Example 4.14 shows how you can use the GDS to make the X11 program xeyes highly available. You begin by creating a Start_command program. In this example, a script calls the full path name of the program with a parameter that is passed to the shell script. This script must exist on all the cluster nodes on which the application is intended to run.

Next, having checked that the SUNW.gds resource type is registered, you create the resource group. In this example, you allow the resource group's node list to default to all the cluster nodes.

Next, you create a resource to represent your program. In the example, the Start_command property is specified by the script you wrote (and which must exist on all nodes). The display parameter to use is also specified. Because this program does not listen on any network ports, you set the network_aware property to false. This means that the probe mechanism used will be the continued existence of the xeyes process that the Start_command program leaves running in the background. By default, any resource you create is enabled so that when the resource group is brought online, the resource is automatically started. To change the default, you can specify the -d argument to the clresource create command.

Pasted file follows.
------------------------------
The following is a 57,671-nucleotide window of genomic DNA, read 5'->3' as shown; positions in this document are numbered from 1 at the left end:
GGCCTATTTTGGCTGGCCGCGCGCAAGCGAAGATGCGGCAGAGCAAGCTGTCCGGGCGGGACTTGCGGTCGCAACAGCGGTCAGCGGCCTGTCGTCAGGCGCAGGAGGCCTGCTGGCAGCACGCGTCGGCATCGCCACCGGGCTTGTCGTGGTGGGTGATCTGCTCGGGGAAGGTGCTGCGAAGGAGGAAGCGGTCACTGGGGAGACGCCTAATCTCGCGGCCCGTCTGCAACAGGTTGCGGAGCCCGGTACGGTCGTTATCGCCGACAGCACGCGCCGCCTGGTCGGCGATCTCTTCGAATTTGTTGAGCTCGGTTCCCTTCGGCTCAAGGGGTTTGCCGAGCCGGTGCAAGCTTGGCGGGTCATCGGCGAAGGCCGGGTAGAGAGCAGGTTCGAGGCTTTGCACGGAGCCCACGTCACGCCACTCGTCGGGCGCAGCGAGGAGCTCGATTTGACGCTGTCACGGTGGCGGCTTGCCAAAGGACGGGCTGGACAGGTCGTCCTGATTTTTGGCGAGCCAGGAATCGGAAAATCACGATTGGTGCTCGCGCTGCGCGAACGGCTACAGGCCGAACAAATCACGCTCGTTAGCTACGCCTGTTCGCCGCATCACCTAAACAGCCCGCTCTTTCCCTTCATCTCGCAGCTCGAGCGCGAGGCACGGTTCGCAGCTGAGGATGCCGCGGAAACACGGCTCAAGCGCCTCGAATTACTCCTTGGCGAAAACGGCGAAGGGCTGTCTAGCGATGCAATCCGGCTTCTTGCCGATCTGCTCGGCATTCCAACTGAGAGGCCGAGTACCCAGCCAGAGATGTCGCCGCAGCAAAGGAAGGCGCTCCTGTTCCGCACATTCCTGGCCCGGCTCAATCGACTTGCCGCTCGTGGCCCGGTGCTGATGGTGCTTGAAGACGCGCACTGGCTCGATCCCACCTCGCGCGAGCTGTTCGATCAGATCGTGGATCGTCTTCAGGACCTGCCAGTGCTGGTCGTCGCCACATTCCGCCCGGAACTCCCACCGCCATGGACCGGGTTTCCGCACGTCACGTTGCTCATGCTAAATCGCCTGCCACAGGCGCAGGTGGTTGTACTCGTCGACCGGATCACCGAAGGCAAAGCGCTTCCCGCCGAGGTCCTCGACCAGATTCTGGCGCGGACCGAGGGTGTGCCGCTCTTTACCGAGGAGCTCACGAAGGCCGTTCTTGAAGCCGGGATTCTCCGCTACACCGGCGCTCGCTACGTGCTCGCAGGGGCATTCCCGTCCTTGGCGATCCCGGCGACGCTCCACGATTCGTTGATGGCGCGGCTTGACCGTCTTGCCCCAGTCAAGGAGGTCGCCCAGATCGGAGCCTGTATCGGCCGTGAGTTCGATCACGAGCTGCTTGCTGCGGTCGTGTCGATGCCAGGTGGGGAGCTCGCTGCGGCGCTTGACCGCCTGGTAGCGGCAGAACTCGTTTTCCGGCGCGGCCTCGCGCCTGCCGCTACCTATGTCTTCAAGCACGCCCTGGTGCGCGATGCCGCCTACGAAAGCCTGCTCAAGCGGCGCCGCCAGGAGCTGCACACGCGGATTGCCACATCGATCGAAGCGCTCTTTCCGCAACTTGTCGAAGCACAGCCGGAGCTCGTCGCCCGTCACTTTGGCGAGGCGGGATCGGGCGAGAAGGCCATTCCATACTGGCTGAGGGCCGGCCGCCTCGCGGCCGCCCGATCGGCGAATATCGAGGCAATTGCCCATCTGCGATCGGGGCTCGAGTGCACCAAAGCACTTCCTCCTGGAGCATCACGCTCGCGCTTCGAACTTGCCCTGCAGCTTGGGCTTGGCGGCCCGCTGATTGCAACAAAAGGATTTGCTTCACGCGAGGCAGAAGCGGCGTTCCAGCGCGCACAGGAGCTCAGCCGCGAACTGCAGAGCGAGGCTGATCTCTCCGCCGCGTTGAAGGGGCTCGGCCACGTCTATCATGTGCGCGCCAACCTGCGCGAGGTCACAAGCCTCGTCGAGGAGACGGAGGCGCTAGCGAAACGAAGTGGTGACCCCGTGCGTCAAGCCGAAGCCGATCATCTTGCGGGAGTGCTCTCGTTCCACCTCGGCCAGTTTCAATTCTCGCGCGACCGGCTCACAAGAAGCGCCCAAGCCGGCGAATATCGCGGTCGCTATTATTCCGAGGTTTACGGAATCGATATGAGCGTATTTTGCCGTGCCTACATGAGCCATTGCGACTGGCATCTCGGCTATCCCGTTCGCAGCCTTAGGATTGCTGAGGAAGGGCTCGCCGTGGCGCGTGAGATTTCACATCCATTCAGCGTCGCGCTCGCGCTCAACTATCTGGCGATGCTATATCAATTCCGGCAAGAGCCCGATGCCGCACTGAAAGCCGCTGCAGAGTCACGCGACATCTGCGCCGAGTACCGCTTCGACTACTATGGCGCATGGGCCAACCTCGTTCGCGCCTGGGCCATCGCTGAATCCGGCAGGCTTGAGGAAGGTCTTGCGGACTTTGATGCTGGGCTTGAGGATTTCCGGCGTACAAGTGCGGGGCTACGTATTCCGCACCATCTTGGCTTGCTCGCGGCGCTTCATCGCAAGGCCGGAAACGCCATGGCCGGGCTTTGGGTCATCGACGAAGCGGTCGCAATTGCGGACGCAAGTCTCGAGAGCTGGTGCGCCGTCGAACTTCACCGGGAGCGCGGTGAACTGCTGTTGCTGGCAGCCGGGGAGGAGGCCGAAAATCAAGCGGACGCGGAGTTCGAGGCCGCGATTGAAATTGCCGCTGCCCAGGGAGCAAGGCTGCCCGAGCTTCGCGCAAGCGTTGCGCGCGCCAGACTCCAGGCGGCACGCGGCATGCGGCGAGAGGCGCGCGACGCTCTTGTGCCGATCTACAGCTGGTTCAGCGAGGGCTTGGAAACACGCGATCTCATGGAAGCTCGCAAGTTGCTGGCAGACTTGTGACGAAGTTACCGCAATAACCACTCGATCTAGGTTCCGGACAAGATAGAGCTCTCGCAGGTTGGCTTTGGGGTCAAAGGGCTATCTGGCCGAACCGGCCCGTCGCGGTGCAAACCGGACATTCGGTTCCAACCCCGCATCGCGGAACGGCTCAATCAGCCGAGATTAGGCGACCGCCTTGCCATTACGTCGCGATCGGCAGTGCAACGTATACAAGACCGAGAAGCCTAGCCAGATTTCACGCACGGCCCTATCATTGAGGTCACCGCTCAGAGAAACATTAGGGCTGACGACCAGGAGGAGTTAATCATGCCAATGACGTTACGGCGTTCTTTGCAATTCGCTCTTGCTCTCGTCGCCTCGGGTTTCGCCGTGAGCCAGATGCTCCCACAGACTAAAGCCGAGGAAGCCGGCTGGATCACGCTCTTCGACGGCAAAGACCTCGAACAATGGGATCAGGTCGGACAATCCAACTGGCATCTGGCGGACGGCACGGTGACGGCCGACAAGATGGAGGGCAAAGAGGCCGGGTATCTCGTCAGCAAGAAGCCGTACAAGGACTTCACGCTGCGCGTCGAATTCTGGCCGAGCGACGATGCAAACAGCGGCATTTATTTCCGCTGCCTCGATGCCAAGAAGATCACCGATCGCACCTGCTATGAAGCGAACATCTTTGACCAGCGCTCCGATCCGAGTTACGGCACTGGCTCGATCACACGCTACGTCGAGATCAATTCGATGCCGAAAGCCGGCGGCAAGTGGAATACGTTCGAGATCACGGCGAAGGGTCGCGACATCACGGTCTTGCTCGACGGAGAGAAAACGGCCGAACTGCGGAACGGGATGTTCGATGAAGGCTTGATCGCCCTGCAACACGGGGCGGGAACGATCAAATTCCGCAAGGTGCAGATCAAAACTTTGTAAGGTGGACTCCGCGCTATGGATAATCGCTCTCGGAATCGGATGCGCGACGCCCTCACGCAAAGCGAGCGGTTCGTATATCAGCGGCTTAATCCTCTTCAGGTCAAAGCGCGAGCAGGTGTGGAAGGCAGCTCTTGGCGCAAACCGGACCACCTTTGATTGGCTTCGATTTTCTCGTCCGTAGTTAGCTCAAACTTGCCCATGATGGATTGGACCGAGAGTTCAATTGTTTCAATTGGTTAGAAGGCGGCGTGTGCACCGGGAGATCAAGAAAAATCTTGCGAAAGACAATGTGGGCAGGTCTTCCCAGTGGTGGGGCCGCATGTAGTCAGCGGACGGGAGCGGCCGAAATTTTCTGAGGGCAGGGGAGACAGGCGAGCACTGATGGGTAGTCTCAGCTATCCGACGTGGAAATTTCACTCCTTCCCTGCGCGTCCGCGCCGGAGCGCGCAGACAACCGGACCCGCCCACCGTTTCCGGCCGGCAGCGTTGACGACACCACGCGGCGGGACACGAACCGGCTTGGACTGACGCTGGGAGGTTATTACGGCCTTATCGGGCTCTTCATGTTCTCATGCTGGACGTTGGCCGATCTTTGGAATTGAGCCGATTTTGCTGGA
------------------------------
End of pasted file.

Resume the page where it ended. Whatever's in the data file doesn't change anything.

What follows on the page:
The last two steps instruct the RGM that it needs to control or manage the xeyes-rg resource group and then to bring that resource group online. The action of bringing the resource group online starts the resource because it was created in an enabled state.

Assuming you have allowed remote X11 clients to display on your X server using xhost and you have specified the correct X display to use (substitute a value suited to your environment for myhost:1.0), then the xeyes program will appear on your display. You can switch the resource group between nodes and the RGM will kill the xeyes process and restart it on the new node, phys-summer2, as the example shows.